Doctors Aren’t Completely Pumped by Insulin Pumps

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‘You can be stupid and be OK on a pump, but it’s better if you’re smart.’

By Joseph Alexiou

This past July, the New England Journal of Medicine released a study showing that people with Type 1 —the metabolic disease with high levels of blood sugar caused by the body’s inability to produce insulin—were able to more effectively reduce their levels of blood sugar using insulin pumps than the traditional self-injection method.

According to the report, authored by Richard M. Bergdenstal, William V. Tamborlane, Andrew Ahmann and others, the level of glycated hemoglobin—the scientific name of the blood sugar test often called the A1C by most diabetics and endocrinologists—in
485 patients aged 7 to 70 was reduced on average from 8.3 percent to 7.5, a much more acceptable level. Twenty-seven percent of pump-therapy patients were able to reduce their A1C to under 7 percent, which is essentially the Holy Grail of acceptable sugar levels for Type 1 patients. Only 10 percent of self-injecting patients could achieve this.

So why is it, with 700,000 New Yorkers affected by diabetes, we don’t hear more about the use of insulin pumps versus traditional injection methods? Are the pumps not as effective as studies claim, or are we only now starting to benefit from the efficacy of these marvels of modern medical technology? “The technology, in general for patients with diabetes, has improved dramatically in the last 10 years,” said Dr. Joel Zonszein, a director of the Clinical Diabetes Center at the Albert Einstein College of Medicine—a division of
Montefiore Medical Center in the Bronx. “But I always say that the pump will be only as good as the person who’s using it. Patients think, ‘OK I get a pump, an automatic pilot.’ But really, they are very labor intensive.”

Insulin pumps are small electronic devices made up of a syringe and a motor-driven screwdriver. The patient attaches the pump to a catheter, which he or she has inserted into his or her skin using a needle, allowing a continuous delivery of fast-acting insulin. This plastic tubing must be changed every three days, but the constant stream of insulin allows for patients to easily adjust their level of intake for meal portions, exercise and other factors that longer-term self-injection insulin make more complicated. And the amount of needle sticks, which is usually three to five injections daily by patients who use the traditional method, are much reduced.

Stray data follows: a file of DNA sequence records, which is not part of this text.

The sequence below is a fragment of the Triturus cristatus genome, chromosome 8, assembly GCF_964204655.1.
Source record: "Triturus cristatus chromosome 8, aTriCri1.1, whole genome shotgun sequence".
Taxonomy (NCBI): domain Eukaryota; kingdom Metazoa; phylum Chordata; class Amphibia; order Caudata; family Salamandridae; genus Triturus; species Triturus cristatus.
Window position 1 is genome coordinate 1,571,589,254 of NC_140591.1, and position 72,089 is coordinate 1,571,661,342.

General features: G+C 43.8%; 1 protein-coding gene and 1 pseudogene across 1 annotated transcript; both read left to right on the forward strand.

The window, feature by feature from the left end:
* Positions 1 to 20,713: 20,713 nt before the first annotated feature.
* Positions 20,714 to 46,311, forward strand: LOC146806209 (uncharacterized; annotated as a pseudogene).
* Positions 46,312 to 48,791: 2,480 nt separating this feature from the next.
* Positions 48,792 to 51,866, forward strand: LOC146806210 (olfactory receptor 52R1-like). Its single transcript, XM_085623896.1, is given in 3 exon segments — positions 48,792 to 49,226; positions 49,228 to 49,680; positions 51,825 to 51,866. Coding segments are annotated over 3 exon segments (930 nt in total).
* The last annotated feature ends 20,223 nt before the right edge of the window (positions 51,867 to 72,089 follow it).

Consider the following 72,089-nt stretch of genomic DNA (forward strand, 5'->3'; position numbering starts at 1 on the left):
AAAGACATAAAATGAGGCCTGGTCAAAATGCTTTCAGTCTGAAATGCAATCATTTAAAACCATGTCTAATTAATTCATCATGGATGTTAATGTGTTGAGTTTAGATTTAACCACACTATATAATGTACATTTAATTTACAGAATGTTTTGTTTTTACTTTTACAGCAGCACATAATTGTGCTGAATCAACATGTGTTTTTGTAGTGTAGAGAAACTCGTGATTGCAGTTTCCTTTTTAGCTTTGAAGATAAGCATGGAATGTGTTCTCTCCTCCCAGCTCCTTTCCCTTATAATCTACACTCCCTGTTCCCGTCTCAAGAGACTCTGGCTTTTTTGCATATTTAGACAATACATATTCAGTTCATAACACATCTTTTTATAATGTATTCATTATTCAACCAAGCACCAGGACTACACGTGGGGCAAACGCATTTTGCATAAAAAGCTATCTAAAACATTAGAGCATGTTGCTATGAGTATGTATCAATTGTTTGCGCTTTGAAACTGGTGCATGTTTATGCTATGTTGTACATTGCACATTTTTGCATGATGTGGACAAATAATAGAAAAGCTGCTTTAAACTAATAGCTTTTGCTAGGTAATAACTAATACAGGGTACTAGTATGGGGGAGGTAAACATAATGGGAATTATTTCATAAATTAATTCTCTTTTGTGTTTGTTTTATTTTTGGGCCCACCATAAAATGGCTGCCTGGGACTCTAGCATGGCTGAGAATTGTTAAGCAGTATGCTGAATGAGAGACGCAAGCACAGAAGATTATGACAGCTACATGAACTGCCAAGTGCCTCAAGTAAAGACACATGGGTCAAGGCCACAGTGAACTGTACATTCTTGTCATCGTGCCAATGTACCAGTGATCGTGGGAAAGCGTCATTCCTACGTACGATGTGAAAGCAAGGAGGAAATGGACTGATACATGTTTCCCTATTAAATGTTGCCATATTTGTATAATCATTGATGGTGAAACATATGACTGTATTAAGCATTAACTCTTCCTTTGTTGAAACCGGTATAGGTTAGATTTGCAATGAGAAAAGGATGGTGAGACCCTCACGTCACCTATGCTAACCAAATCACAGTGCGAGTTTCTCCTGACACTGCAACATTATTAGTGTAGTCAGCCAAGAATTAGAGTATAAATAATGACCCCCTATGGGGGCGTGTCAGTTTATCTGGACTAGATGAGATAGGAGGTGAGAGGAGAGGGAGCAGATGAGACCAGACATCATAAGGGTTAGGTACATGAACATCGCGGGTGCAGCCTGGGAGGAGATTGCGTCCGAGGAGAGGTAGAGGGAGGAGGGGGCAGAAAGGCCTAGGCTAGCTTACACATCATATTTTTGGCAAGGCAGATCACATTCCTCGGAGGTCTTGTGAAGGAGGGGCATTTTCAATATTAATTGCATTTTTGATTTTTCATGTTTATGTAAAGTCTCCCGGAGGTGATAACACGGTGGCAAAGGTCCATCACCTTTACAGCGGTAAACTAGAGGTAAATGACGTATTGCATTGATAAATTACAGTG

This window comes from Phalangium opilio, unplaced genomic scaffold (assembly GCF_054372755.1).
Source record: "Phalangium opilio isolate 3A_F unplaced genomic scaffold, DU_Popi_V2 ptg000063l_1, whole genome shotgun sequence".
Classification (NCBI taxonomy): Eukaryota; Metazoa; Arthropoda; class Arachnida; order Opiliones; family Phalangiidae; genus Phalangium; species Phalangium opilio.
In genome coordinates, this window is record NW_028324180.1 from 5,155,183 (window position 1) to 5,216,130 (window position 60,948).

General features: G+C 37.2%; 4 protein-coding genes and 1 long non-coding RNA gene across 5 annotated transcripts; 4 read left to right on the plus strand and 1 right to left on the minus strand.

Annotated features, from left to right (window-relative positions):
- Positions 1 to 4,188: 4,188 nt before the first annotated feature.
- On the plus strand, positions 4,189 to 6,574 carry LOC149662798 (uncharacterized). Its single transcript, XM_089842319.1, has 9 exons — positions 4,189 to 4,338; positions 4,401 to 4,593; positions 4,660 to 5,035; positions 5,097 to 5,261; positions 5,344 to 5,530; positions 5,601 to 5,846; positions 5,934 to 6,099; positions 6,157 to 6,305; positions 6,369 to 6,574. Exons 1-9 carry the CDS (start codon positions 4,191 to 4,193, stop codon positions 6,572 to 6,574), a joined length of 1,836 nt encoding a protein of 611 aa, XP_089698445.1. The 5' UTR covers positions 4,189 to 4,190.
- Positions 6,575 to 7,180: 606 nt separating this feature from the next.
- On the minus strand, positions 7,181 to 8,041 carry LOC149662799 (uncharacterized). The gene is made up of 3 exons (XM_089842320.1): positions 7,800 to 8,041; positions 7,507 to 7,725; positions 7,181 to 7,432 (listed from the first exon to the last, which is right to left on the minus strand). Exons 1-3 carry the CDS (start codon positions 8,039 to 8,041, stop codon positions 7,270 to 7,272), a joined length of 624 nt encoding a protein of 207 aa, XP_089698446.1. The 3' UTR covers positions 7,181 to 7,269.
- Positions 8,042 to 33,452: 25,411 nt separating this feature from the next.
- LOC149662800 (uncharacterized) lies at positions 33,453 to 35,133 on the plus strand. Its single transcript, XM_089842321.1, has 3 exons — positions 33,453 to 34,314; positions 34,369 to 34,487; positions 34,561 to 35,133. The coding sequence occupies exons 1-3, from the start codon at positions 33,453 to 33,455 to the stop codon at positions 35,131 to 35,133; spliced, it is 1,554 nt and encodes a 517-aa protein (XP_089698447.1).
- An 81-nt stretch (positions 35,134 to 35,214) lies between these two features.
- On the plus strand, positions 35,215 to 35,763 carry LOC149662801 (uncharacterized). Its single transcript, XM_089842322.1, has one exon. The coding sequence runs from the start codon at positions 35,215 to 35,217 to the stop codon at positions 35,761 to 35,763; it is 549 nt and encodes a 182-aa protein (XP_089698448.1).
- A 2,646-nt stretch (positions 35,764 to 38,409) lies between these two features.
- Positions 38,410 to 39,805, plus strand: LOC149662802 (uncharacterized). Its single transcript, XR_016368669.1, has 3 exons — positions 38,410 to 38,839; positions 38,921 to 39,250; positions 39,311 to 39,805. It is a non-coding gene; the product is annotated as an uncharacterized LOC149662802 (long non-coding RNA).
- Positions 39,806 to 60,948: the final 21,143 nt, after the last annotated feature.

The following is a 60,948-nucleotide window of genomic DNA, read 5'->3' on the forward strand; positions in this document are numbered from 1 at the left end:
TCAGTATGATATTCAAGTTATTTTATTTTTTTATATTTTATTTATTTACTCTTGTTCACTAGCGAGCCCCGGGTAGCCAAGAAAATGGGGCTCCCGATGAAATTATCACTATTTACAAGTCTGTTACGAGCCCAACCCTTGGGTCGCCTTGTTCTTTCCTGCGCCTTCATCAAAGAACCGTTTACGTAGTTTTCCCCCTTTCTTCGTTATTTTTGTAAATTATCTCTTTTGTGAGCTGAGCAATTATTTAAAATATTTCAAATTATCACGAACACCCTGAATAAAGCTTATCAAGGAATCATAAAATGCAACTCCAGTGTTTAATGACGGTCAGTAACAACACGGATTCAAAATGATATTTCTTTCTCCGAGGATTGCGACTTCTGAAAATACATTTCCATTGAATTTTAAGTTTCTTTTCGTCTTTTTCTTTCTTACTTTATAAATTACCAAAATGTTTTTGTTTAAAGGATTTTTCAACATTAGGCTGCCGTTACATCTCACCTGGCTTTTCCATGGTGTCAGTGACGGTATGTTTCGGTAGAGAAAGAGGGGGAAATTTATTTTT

While diabetes experts like Dr. Zonszein and Dr. Daniel Lorber, an associate professor at the Weill-Cornell Medical and an instructor at the New York Hospital in Flushing, Queens, agree that there are advantages to using the insulin pumps, “There’s no such thing
as treatment without negatives,” said Dr. Lorber in a recent phone interview. “Pumps take work, they require logic and brain power—you can be stupid and be OK on a pump, but it’s better if you’re smart.”

According to Dr. Lorber, using the pump also requires patient training, which has more of a learning curve and can take at least a full day of training from a practice educator in the most sophisticated of diabetes medical practices. Beyond the training, there are two serious negatives for pump use: the risk of infection from improperly sanitized catheters; and mechanical pump failure—a patient who stops receiving the constant stream of fast-acting insulin can quickly develop complications of diabetic ketoacidosis, an affliction of diabetics with symptoms including falling into a coma.

Other cons of pumps include the cost—an extra $10,000 a year, which is often covered by insurance, but also the emotional and psychological weight of being attached to a machine. The size of pumps has certainly been reduced since they were introduced in the early 1990s, but “there’s an emotional response and resistance on being machine dependent,” said Dr. Lorber, who, in the face of all the negatives, sees them as minimal risks. “If I had Type 1 diabetes I’d be on a pump in a hot minute.”

Dr. Zonszein is more cautious in his view of the pump, and believes that the effectiveness of the treatment is mostly a result of the patient’s efforts, and less the technology. He sees the extra cost, no small number, to be a lot to pay for what he believes is “not such a big increase in efficiency.” Unlike the findings in the study cited above, Dr. Zonszein’s patients—80 percent of whom use a pump—are rarely able to reduce their A1C below 7 percent, regardless of the method they use for insulin delivery.

Ultimately, according to Dr. Zonszein, the best way to treat diabetes is to mimic the deficient human system as best as possible: a mechanical pancreas implanted in the pelvic region, secreting insulin directly into the central venal system. This kind of technology has been under development as long as insulin pumps, but an effective version is years away from completion.

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